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In a separately chained implementation of a hash table written in C, I allow duplicate keys to be inserted and removed in LIFO order.

The condition to resize the table (double it's size) is when each list contains 10 items on average. The code looks something like this:

void maybeExpand(Hashtable* table)
{
    if (table->items < table->lists * 10)
        return;

    /* resize */
}

Note that I compare the ratio between the number of items to the number of lists, not the entire capacity of the hash table.

The problem is when the table consists of only duplicate keys and the the average number of items per list is bigger than 10. Resizing won't change the number of lists and the number of items, so the hash table would just keep being resized.

I wonder if allowing duplicate keys in a hash table is a good decision at all, and if so what to do in the case described above?

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What's your rationale for resizing based on the number of lists rather than the entire table size? –  Carey Gregory Feb 22 '13 at 15:39
    
The entire size of the table can be much bigger than the number of lists. If I rely on the size of the entire table, long lists can exist but not resized until many items are inserted. –  Avidanborisov Feb 22 '13 at 15:50
    
You should consider the number of keys, not the number of data items. And I'd have each key having a queue of items, not duplicate keys with data that are handled strangely. Cleaner, IMVHO. –  vonbrand Feb 22 '13 at 23:38

1 Answer 1

Whether you need a hashtable which allows multiple values per key or one which simply overwrites depends on the situation, if in doubt on how the hashtable will be used use some kind of switch to offer both.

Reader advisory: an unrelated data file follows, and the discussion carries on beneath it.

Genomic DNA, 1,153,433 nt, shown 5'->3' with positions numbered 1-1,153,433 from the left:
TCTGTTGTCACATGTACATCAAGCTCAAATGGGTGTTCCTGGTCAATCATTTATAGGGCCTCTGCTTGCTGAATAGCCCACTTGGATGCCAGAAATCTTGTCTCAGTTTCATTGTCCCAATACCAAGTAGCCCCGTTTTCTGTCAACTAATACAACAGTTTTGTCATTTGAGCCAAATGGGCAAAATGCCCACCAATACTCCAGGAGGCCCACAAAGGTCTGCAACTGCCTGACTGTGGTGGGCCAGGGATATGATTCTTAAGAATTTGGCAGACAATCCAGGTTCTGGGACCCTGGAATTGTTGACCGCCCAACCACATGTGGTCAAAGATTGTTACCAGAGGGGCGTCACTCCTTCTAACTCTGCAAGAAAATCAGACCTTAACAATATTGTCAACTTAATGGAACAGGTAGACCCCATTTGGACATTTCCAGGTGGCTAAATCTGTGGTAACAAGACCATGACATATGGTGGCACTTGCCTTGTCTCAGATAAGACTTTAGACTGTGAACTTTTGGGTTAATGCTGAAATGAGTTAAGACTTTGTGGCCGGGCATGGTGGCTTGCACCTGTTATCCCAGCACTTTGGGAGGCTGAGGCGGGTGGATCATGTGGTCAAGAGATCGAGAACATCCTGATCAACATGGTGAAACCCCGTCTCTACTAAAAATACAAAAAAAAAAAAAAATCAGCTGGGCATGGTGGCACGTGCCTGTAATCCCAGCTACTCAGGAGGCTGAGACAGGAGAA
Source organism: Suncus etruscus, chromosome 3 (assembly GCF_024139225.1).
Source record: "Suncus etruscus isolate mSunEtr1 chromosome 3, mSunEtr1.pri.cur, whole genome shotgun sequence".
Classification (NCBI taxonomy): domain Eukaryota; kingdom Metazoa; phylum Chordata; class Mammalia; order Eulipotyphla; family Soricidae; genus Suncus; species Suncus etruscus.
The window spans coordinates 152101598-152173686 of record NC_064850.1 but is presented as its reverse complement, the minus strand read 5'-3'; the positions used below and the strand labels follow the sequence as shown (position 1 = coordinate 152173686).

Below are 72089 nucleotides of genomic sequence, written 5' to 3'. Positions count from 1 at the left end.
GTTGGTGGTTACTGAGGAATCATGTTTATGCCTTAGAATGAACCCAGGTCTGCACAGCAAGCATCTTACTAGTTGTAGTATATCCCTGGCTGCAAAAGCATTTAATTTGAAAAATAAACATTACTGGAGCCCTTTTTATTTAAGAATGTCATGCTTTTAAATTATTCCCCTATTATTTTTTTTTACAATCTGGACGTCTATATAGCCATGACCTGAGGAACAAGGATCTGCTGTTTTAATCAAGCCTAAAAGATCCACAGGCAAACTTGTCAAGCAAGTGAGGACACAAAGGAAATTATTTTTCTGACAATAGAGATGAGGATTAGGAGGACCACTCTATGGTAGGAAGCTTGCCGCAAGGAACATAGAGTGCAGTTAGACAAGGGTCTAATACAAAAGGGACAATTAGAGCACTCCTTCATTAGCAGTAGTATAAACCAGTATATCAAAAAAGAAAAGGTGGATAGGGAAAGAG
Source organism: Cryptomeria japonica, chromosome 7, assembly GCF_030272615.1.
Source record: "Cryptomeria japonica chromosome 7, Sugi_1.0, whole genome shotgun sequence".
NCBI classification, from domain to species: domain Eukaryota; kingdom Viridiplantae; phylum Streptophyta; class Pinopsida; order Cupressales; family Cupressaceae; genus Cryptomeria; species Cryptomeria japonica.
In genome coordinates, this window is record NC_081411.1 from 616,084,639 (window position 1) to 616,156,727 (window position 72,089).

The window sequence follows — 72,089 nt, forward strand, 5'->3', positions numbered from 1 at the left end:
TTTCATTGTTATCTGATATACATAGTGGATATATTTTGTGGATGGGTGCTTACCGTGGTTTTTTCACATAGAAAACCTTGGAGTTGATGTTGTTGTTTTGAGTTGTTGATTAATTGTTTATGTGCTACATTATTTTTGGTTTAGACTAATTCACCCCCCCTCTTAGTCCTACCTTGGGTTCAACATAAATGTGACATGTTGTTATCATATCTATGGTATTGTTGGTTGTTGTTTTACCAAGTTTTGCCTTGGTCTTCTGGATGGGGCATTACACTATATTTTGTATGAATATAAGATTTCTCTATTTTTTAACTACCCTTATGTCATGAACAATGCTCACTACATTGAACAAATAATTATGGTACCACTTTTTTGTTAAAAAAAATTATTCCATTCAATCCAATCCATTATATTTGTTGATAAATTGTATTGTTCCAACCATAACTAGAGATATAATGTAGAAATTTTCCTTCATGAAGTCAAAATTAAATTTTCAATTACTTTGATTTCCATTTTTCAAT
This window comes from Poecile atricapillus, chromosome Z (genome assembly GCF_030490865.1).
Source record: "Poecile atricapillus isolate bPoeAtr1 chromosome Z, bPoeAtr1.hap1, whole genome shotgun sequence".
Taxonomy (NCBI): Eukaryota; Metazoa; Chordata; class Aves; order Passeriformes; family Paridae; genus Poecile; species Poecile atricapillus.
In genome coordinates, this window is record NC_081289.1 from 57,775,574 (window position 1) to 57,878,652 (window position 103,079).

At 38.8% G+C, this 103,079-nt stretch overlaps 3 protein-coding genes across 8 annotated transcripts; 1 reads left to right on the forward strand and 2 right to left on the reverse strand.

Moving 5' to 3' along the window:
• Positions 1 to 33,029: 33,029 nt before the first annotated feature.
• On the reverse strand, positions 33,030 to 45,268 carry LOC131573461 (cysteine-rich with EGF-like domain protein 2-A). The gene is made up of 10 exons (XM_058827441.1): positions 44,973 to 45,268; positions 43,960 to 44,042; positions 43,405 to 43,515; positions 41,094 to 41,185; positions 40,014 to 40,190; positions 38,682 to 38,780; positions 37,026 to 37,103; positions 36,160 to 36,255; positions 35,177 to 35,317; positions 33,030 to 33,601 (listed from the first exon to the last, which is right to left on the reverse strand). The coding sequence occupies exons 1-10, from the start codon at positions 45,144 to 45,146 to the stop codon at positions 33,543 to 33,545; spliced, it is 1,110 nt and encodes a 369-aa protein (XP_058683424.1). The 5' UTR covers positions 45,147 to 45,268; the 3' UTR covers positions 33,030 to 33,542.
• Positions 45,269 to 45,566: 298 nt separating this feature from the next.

The case where all entries are hashed to the same hashbucket is hard to predict. Choosing a good hashfunction is a good investment in any case; but in general you should only optimize for the average case, not the worst-case.

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But the that case isn't the typical worst case that depends on the hash function. The hash function has to give identical hashes for equal keys anyway. –  Avidanborisov Feb 22 '13 at 15:38
    
For identical keys absolutely. –  Bernd Elkemann Feb 22 '13 at 15:39
    
But this isn't optimization related. Using that logic will probably result in a crash, because the rehashing won't change anything (rehashing equal keys will end up in the same bucket anyway) and hash table will keep expanding. –  Avidanborisov Feb 22 '13 at 16:15
    
Well, you should set a maximum size anyway, eg you never want it to grow larger than eg 100MB so make it not rehash if already maximum size. –  Bernd Elkemann Feb 22 '13 at 16:20
1  
Wouldn't that be a waste of memory? (Expanding due to one list till hitting an upper bound) –  Avidanborisov Feb 22 '13 at 16:26

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